State's new rail law looks toward safety
In May, Gov. Mark Dayton signed into law legislation passed by the Minnesota Legislature to improve the safety of Minnesotans working and living near railways carrying hazardous materials, including crude oil.
The law, which implements stricter oversight of railroad companies, went into effect Tuesday and follows on the heels of accidents in neighboring states as Minnesota continues to see an increase of trains carrying petroleum products from the North Dakota oil fields.
“Trains carrying crude oil pass through our communities every day,” Dayton said in a press release. “We have learned from dangerous accidents in other states that without proper safety measures that cargo could pose a very real risk to our citizens.”
Dayton said he is confident all new regulations, which include more railway inspections and providing better emergency response training and preparedness, will be strictly enforced by the departments of transportation and public safety.
Goodhue County Sheriff Scott McNurlin said he thinks the legislation is a good first step toward addressing the issues concerning the railways passing through Minnesota, particularly the transportation of crude oil.
“I think the proactive increase in rail inspections is a good thing along with the commitment to additional training needed for emergency responders,” McNurlin said in an email to the RE. “My hope is that additional legislation, if needed, keeps pace with these new emerging rail issues so we can remain adequately prepared should additional challenges arise.”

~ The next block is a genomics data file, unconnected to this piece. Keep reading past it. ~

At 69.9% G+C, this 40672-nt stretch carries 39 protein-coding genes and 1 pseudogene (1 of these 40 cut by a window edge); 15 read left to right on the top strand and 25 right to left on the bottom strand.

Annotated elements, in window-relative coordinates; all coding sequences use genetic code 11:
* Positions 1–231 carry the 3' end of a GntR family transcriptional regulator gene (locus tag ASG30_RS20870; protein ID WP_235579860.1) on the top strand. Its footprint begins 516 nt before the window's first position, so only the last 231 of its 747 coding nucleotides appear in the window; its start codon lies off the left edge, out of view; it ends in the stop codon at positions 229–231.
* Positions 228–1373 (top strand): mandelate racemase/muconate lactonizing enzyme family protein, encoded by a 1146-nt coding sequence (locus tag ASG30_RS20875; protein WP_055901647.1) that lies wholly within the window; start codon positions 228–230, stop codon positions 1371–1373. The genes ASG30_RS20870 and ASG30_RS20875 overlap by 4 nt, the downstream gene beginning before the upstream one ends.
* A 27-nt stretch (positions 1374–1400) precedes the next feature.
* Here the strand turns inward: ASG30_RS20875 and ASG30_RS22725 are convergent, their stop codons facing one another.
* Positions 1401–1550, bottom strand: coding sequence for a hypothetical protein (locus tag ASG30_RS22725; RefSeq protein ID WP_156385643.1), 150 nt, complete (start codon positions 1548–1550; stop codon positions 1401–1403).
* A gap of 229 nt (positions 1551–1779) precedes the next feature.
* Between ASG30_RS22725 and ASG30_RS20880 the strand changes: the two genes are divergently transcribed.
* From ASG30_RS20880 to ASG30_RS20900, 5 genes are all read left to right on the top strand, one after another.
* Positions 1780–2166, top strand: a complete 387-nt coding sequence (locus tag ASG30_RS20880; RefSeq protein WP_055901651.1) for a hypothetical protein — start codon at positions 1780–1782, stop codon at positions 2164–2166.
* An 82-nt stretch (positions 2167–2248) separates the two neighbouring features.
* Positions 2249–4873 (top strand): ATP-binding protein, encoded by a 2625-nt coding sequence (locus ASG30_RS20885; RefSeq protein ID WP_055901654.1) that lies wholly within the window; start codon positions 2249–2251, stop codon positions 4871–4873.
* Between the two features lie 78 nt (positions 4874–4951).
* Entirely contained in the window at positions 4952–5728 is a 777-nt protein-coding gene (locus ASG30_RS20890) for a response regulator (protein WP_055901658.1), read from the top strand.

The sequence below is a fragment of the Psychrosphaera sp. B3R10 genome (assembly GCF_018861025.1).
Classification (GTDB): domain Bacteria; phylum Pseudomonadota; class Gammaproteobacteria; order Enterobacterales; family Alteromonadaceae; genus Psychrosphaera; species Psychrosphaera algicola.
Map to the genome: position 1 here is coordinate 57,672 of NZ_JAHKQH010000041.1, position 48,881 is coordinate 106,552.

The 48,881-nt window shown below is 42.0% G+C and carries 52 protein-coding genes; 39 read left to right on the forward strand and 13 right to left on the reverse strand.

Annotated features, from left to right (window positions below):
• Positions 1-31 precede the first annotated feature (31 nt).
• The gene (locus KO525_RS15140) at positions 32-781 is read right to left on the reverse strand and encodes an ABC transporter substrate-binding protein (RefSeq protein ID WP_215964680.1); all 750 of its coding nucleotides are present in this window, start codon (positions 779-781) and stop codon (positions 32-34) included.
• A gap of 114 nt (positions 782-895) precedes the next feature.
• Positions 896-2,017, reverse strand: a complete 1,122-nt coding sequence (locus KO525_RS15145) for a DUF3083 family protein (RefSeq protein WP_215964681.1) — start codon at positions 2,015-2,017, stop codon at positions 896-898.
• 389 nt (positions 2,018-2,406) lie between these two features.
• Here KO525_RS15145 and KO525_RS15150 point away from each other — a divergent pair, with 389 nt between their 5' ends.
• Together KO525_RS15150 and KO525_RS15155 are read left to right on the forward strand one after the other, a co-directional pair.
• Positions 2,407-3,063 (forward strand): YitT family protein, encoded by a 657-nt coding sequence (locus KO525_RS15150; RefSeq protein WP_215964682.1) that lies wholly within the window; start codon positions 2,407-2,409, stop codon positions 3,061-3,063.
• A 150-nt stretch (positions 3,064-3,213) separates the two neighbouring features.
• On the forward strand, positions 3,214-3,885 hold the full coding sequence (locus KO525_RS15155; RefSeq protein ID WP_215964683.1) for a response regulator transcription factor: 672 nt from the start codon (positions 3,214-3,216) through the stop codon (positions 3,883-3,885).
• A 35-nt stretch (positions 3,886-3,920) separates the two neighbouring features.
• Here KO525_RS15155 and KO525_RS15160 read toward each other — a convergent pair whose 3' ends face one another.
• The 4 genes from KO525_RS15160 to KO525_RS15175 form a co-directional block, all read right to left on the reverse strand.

Mona Dohman, Department of Public Safety commissioner, said they welcome the opportunity to educate first responders on the challenges presented by the volume of crude oil making its way across the state.
Dohman added the DPS will bring together community leaders, railroad and pipeline operators, and emergency planners to ensure all communities are prepared to handle an incident involving crude oil.
Key features of the new law
Prevention plans required – Requires railroad companies to submit disaster prevention plans to the state of Minnesota. This new law will require companies transporting hazardous materials to develop safety measures that help keep Minnesotans and the environment safe.
Increased safety inspections – Increases the number of railway inspectors at the Minnesota Department of Transportation, paid for with an annual assessment on railroad companies.
Emergency response training – Requires railroads to provide emergency response training every three years to every fire department located along oil train routes. This training will help ensure Minnesota firefighters are prepared to respond to a disaster.
This law also requires the Department of Public Safety to continue to provide training and response preparedness to emergency responders. This is paid for through an assessment on railroads and pipelines.
Planning emergency responses – Requires railroads to file emergency response plans with the Minnesota Pollution Control Agency and to update these plans.
Improving response capacity – Requires railroads to deploy enough equipment to clean up within a specified time period any spills or leaks that may occur. This means that those who cause accidents or disasters will be held responsible for cleaning them up.
Source: Minnesota Department of Transportation